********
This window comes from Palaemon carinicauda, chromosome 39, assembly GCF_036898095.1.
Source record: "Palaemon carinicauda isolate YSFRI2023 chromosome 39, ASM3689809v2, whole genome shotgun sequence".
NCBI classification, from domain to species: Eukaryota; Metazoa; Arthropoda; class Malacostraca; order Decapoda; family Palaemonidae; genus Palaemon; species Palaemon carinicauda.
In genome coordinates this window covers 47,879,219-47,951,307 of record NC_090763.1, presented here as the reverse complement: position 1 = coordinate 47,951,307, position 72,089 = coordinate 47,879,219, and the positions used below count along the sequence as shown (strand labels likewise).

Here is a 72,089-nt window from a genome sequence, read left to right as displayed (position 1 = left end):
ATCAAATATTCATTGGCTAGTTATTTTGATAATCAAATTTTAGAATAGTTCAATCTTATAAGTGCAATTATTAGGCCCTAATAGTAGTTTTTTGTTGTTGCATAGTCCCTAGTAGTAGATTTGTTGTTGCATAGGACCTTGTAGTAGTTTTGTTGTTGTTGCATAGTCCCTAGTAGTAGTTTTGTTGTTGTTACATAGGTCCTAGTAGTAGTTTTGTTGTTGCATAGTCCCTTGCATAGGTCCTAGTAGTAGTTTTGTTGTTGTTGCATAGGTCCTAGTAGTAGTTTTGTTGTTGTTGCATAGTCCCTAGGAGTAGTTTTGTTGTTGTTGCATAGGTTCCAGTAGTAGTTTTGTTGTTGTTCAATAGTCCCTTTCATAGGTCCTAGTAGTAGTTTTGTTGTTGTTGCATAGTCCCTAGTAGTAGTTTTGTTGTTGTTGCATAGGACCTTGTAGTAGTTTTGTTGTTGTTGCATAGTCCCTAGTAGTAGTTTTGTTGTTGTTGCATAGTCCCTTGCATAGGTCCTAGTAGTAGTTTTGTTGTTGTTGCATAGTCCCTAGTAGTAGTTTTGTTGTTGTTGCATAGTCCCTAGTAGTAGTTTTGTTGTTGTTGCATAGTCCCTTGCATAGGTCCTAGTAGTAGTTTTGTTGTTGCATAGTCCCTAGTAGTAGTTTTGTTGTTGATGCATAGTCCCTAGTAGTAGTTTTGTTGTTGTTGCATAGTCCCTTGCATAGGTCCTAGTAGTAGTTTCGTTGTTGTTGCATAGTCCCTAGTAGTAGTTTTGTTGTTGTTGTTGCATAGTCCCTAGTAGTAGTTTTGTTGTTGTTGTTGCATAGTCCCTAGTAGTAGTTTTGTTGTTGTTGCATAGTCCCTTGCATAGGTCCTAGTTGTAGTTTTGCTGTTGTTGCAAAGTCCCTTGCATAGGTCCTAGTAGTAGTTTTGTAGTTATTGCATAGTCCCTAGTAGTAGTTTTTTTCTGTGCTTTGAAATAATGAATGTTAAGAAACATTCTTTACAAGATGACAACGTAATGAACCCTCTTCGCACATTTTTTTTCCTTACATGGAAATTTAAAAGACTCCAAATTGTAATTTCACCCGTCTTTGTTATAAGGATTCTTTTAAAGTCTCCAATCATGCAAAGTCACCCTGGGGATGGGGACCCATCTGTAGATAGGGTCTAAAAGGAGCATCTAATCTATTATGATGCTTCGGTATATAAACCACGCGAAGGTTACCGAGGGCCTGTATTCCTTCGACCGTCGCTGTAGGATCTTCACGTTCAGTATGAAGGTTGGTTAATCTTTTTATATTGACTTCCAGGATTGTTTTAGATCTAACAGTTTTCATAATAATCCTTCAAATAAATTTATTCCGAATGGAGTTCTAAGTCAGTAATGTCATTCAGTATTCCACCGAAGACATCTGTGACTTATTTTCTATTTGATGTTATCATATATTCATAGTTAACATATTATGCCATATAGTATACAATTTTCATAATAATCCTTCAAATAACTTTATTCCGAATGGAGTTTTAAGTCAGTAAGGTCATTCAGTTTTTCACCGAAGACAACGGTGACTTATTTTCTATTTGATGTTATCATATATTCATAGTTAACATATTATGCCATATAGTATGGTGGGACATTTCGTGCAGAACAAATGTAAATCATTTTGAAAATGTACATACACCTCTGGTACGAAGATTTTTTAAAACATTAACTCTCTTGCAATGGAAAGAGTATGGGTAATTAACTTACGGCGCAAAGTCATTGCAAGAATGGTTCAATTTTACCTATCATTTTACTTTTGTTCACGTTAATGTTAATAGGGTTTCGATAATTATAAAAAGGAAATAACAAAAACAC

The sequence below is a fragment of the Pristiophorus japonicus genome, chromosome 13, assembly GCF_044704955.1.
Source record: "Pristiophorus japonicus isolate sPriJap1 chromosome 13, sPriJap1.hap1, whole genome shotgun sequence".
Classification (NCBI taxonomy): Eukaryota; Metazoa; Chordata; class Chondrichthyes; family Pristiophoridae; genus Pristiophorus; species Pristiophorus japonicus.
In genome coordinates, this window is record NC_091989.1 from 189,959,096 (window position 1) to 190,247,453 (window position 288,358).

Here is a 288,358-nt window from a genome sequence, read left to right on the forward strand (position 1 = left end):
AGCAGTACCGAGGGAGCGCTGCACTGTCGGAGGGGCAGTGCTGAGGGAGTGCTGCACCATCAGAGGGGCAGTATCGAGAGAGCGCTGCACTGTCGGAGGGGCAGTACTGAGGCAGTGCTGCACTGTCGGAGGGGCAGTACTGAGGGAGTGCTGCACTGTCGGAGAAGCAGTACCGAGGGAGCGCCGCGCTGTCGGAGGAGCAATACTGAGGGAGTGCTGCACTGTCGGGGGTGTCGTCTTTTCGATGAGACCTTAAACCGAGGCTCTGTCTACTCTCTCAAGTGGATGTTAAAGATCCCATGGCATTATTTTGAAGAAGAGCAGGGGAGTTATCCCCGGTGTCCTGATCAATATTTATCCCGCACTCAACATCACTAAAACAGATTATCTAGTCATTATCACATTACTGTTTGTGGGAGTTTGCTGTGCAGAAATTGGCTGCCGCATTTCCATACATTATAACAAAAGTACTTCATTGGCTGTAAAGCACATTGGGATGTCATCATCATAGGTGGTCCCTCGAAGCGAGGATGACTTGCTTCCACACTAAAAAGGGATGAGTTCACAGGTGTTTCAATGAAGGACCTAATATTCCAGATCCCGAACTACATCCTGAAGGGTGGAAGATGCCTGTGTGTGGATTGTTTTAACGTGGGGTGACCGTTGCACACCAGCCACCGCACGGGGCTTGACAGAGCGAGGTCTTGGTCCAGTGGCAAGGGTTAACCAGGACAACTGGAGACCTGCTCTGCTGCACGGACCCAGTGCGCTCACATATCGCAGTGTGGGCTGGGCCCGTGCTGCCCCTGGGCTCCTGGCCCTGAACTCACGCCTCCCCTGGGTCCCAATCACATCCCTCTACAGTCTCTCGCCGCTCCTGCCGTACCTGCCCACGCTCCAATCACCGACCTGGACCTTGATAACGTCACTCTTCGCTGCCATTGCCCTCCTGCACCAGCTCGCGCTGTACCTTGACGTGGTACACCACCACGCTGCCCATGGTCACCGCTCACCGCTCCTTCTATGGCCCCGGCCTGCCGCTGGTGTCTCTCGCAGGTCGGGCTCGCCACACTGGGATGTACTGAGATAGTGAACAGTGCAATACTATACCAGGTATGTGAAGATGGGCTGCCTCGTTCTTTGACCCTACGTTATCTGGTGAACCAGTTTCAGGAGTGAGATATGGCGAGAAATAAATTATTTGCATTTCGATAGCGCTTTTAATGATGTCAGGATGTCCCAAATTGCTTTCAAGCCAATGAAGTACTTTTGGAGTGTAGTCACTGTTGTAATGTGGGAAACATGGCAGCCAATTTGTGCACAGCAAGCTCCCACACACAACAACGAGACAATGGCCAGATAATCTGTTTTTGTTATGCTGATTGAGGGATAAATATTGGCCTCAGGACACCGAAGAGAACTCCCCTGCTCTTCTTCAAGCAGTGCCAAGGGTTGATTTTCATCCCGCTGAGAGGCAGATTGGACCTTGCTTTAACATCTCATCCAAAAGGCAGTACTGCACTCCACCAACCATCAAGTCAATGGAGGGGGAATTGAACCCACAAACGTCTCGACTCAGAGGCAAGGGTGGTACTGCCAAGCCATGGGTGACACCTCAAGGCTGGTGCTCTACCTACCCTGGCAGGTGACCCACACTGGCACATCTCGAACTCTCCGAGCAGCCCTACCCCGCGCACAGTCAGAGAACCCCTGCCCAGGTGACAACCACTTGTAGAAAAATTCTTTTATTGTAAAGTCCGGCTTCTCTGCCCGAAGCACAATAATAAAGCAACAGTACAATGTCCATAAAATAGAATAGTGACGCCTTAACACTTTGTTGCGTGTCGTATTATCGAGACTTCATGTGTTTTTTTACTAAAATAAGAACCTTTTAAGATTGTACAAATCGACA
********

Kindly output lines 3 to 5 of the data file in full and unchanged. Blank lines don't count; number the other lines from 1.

NCBI classification, from domain to species: Eukaryota; Metazoa; Arthropoda; class Malacostraca; order Decapoda; family Palaemonidae; genus Palaemon; species Palaemon carinicauda.
In genome coordinates this window covers 47,879,219-47,951,307 of record NC_090763.1, presented here as the reverse complement: position 1 = coordinate 47,951,307, position 72,089 = coordinate 47,879,219, and the positions used below count along the sequence as shown (strand labels likewise).

Here is a 72,089-nt window from a genome sequence, read left to right as displayed (position 1 = left end):